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I am using a java program which sends email after finishing up some file transfers.I am using Eclipse to code up the program. How do I set up a cron job to execute this java program for a particular time. Also I have various jar files inside the project. Please suggest

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How is the fact that you're using eclipse and the fact that you have several jars relevant? If you know how to launch your application, using java -cp ... your.full.ClassName, then just setup a cron job like you would do for any other process. – JB Nizet Oct 21 '11 at 21:51
    
Do you mean a job in a continously running program or start up the program using a OS cron job? – Thomas Oct 21 '11 at 21:52
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@JB it's relevant if he doesn't know how to run his program putting jars on the classpath without clicking the "run" button in eclipse... – corsiKa Oct 21 '11 at 21:53
    
As @JBNizet points out, the issue here is to know how to run a Java program from the command line. – leonbloy Oct 21 '11 at 21:54
    
OK. I can agree with that. Then why doesn't he ask : how to launch a Java program? Anyway (for the OP), read up about the basics : download.oracle.com/javase/tutorial/getStarted/index.html and download.oracle.com/javase/7/docs/technotes/tools/windows/… – JB Nizet Oct 21 '11 at 21:57
up vote 3 down vote accepted

r0ast3d has a quick, clear answer - I did have to do some more searching to get each step done so I'll elaborate on his steps:

  1. Write a shell script to invoke your java program with the necessary arguments. Example:

    !/bin/bash
    echo "Running script."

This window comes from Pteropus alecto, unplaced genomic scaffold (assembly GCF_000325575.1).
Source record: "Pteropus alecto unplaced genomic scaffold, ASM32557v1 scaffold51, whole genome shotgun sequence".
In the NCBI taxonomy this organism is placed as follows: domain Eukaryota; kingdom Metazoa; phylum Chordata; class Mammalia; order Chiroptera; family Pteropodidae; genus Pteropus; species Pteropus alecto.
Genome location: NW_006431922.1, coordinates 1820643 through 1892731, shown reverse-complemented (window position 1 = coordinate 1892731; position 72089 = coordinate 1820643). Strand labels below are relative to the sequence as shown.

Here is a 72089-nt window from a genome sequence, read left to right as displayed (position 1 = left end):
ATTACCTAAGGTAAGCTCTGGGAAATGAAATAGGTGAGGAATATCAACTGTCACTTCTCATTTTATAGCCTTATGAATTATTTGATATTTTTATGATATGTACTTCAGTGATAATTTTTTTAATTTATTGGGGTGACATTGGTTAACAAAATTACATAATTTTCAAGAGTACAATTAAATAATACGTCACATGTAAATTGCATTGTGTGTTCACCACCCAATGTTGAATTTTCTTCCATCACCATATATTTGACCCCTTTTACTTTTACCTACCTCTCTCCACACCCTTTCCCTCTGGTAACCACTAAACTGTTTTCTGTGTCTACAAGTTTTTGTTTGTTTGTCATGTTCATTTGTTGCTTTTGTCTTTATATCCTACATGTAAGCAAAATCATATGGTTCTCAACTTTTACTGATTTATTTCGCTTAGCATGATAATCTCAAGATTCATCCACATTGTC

cd ~/your/classpath/to/java
    java -classpath .:somejar.jar path/to/your/Program
    

    Separate your necessary classpaths with colons (:) rather than semicolons (;) The path to your program should start with your package (find this at the top of the java program)

  2. Make sure that the classpath argument points to the jars that you need. You can check your import statements in your java program to make sure you are specifying all the necessary classpaths. You have to run this script from your java directory, and can use a single period (.) as your first classpath argument.

  3. Make sure that the shell script has necessary unix permissions.

    Run from a terminal: sudo chmod ### yourScript.sh

    Where ### are numbers representing the correct permissions for your system setup.

  4. Schedule the script to be invoked by setting up a cron job.

    Run from a terminal: crontab -e

    This will open your crontab editor. You can add a job in this way:

    */5 * * * * bash /home/scripts/yourScript.sh

    Replace the path to the script with the correct location of your script. This job is set to run every 5 minutes. See http://www.adminschoice.com/crontab-quick-reference/ for a good reference on crontab.

Hope this helps someone out!

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  • Write a shell script to invoke your java program with the necessary arguments.
  • Make sure that the classpath argument points to the jars that you need.
  • Make sure that the shell script has necessary unix permissions.
  • Schedule the script to be invoked by setting up a cron job.

For more info about cronjob look here http://en.wikipedia.org/wiki/Cron

just my 2 cents...

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use quartz for more complex need or Timer for a simpler task

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There is the cron4j library http://www.sauronsoftware.it/projects/cron4j/. I have used it before to schedule a java program to run weekly. The scheduling syntax is the same as a crontab. The thing is, it needs to be constantly running as a background process to work. I ended up just using normal cron, but it could be useful if you're not on an Unix-like system, and you don't have cron.

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